Artist Tom Dewar grew up in a landscape full of old dead cars. His father, a car shop owner, often tinkered with two 1950 Fords, a 1947 Oldsmobile Rocket and a 1922 Dodge with original wood-spoked wheels, all of which sat out on the family's four-acre riverfront property on the outskirts of Great Falls. His dad's primary car was a 1941 Ford Convertible he bought in high school and it was always the family's main mode of transportation.
"He restored it in the early '80s and we took a couple of trips to Disneyland in it and drove it all over," says Dewar. "I never really thought much of it when I was growing up. Now I realize it's not a normal childhood to have a bunch of dead cars in the yard or to use old ones for regular transportation. And it's why I've always loved old cars."
In fact, Dewar drew old cars when he was in kindergarten. Even after he went off to school at the University of Montana for printmaking, old cars continued to be a main focus of his work.
"UM's where I mostly learned the trade of printing," he says. "I learned different printing techniques and it usually involved some sort of car or engine or car parts in various states of decay. Or, sometimes, something shiny, new and hot rod-like."
Dewar moved to Seattle in 1999, but his three years in Missoula left an indelible mark on the artist, who was a regular at the old Jay's Upstairs rock shows. Some of Dewar's most cherished poster art was created for Missoula events and bands, including stylized flyers for the likes of Volumen, the International Playboys and the Oblio Joes, and several posters for the annual local music extravaganza, Total Fest, that incorporated his signature classic car imagery. This week, Dewar presents a show and poster sale at the Badlander that shows his more recent work, including a new linocut print project featuring Seattle's famous Dick's Drive-In—and more classic cars.
Dick's, founded in 1954, is well known for serving greased up bags of fries, burgers and hot dogs to devoted fans, including a contingent of the garage and indie rock scene. There are now six restaurants in the Seattle area (one in Spokane) and Dewar has drawn two locations and plans on eventually illustrating all of them. For this project, he drew the drive-in with pen and ink, and then printed the images in four different colors. And, as would be expected, he drew the drive-ins as they were in the late '50s and early '60s, populated with hot rods like a 1932 Ford Five Window Coupe, 1932 Ford Victoria and 1936 Dodge pick-up.
But Dewar has also veered away from just cars, recently taking up a portrait project on Evel Knievel. Dewar's interest in Knievel comes from personal history, as the motorcycle daredevil and Dewar's father were longtime friends. The duo used to compete in hill climbing, in which motorcyclists start at the bottom of a hill and drive recklessly to the top.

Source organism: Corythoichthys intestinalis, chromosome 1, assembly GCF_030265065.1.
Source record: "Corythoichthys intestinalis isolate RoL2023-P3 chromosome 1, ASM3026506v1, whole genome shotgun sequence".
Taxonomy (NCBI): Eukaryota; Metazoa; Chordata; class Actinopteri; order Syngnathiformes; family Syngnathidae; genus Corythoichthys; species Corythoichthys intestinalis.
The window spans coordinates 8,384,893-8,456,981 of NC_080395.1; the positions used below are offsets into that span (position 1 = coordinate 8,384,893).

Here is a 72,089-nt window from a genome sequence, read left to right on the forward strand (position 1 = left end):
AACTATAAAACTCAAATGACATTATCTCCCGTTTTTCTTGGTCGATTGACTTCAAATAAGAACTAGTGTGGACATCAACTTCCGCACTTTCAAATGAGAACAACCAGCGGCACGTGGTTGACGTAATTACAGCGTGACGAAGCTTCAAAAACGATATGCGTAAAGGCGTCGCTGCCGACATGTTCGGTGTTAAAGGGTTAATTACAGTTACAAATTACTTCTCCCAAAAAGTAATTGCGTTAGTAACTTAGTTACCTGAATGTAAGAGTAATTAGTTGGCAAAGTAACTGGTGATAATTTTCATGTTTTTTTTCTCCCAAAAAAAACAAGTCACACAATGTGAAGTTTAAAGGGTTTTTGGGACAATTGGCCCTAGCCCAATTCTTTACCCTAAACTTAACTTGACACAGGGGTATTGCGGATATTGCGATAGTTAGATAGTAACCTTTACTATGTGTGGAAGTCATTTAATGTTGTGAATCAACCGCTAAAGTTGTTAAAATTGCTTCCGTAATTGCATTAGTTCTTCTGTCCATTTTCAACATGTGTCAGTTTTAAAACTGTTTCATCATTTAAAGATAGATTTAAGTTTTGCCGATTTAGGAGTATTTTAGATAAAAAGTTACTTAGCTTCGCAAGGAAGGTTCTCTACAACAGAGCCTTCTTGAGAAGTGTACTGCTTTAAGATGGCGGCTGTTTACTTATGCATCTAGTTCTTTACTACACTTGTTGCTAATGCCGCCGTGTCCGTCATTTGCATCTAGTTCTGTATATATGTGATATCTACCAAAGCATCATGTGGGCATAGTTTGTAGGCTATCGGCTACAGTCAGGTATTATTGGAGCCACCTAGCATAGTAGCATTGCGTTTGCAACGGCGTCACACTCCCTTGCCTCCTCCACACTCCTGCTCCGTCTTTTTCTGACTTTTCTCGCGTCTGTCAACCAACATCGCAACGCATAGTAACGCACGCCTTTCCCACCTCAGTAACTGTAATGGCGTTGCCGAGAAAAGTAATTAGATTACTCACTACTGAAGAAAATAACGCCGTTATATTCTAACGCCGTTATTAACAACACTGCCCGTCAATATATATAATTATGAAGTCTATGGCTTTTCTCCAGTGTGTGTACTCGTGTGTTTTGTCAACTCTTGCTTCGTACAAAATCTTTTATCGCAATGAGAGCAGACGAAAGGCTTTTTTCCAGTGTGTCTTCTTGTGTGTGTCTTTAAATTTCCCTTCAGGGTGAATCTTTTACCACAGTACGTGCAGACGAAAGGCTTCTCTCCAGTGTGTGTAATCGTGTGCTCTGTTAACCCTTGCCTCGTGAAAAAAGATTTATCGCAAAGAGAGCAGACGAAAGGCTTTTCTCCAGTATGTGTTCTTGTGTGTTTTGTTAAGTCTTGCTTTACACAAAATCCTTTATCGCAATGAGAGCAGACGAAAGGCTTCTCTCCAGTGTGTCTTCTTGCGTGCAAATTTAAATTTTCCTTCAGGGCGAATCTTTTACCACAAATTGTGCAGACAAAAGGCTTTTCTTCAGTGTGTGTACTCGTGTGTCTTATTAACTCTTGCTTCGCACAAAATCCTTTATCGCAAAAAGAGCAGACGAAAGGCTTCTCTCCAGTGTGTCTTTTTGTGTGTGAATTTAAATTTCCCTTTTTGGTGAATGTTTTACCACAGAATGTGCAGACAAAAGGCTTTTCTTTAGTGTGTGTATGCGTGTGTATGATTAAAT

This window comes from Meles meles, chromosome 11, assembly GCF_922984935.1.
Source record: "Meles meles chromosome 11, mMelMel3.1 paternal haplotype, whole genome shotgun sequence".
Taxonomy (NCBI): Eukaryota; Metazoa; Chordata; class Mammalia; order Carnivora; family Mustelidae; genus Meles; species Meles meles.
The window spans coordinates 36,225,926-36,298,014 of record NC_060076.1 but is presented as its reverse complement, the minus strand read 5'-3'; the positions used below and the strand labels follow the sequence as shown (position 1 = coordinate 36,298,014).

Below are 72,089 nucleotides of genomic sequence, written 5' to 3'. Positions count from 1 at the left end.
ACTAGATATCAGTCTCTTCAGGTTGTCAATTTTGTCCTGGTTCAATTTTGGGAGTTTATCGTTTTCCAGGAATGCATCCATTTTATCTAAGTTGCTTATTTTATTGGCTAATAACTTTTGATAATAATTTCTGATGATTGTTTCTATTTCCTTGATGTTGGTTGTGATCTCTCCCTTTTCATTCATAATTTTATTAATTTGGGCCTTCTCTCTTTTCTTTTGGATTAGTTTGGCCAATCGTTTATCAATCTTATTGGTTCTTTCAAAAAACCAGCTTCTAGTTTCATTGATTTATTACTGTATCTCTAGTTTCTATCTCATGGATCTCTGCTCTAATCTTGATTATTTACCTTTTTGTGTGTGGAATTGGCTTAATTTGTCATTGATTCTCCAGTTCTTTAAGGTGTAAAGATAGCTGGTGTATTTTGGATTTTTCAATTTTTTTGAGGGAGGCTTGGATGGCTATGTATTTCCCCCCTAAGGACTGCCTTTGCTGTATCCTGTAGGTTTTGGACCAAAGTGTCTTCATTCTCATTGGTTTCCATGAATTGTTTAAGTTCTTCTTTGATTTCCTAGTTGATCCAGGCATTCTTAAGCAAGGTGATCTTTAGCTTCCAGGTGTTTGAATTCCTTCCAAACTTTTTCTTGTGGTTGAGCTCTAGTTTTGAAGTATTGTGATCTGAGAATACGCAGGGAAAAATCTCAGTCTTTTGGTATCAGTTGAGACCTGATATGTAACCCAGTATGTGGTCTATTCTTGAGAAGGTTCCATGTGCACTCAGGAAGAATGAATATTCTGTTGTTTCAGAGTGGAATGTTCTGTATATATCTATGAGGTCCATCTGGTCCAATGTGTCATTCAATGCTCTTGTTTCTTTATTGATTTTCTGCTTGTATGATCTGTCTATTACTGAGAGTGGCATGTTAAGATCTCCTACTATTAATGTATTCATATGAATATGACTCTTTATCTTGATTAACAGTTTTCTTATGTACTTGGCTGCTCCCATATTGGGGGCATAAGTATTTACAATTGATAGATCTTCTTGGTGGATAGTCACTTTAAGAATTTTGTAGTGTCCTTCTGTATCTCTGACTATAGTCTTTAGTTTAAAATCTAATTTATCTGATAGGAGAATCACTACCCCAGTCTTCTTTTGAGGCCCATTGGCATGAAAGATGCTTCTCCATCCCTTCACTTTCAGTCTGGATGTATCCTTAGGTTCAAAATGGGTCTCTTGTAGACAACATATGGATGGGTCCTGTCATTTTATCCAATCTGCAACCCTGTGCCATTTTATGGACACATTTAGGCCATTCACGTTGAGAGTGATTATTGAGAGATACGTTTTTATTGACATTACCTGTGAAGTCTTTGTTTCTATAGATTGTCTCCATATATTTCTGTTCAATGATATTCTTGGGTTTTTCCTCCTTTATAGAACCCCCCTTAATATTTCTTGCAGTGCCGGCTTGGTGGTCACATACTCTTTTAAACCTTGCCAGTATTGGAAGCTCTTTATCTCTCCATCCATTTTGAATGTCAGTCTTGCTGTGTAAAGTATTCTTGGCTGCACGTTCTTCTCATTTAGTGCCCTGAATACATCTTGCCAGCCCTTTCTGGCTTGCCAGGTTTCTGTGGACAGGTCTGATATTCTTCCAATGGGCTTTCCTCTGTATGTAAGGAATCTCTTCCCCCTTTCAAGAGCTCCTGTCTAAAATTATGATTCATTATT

"You haul ass to the top of it and people usually flip over and tumble all the way down," Dewar says. "It's a pretty dangerous thing. My dad was the only guy to win the Billings Hill Climb eight times consecutively in his class—and that was in the '60s."
Knievel remained friends with the family even as his career started skyrocketing. Sometime around 1970, Dewar says, a couple of years after Knievel's big 1967 crash at Caesar's Palace, the stuntman passed through Great Falls and stopped by the Dewar household. Dewar wasn't born yet, but he's heard the story so much that it's almost lore.
"He wanted to borrow $30 to stay at the Motel 6 but my dad wouldn't loan it to him because he thought he'd never see it again," says Dewar. "He offered to let him pitch a tent in our yard and Evel opted to sleep on our trampoline."
Knievel stopped by again, eight years later when he was even more famous, to visit with the family when Dewar was just an infant. As Dewar got older, he became intrigued by the stuntman.
"I have this sort of loose personal connection with him," he says. "I just think he was so crazy. I've never met him really, but I was obsessed with him. That's where the inspiration for my Evel series is coming from."
Dewar's only recently allowed himself to focus again on his own artwork full-time. He used to make a living, in part, from running a screen-printing shop that made T-shirts, posters and stickers. The business grew and changed location throughout Seattle over the years until a couple of years ago he became burnt out on it, closed the doors and sold all the equipment.
"Now I'm back to designing and printing my own art," he says. "That's much more fulfilling than printing Little League jerseys or tracking down some shitty band who owes me money."
He's also been able to focus on evolving his style by trying other types of printing. For instance, he recently revamped his studio to work with block printing in which the ink image comes through from the negative space carved out from wood or linoleum.
His recent work has Dewar inspired to branch out to other personalities and series immortalizing more landmarks. One print he'll be showing in Missoula features the Great Falls Select Brewery near where he grew up. The brewery is extinct now, but in its heyday the beer company provided strong ad campaigns on the heels of prohibition's repeal. Dewar highlights the era in the print with a 1967 GTO sitting right outside the brewery. The car theme, as always, remains present.
"In the spring and summer a lot of cool classic cars come out of the woodwork in Seattle—stuff you'd never see in Great Falls or in Montana," he says. "I think as far as the cars go, I'll always be influenced by that in my work."
Tom Dewar shows and sells his prints at the Badlander Thursday, Dec. 17, at 7 PM. Free.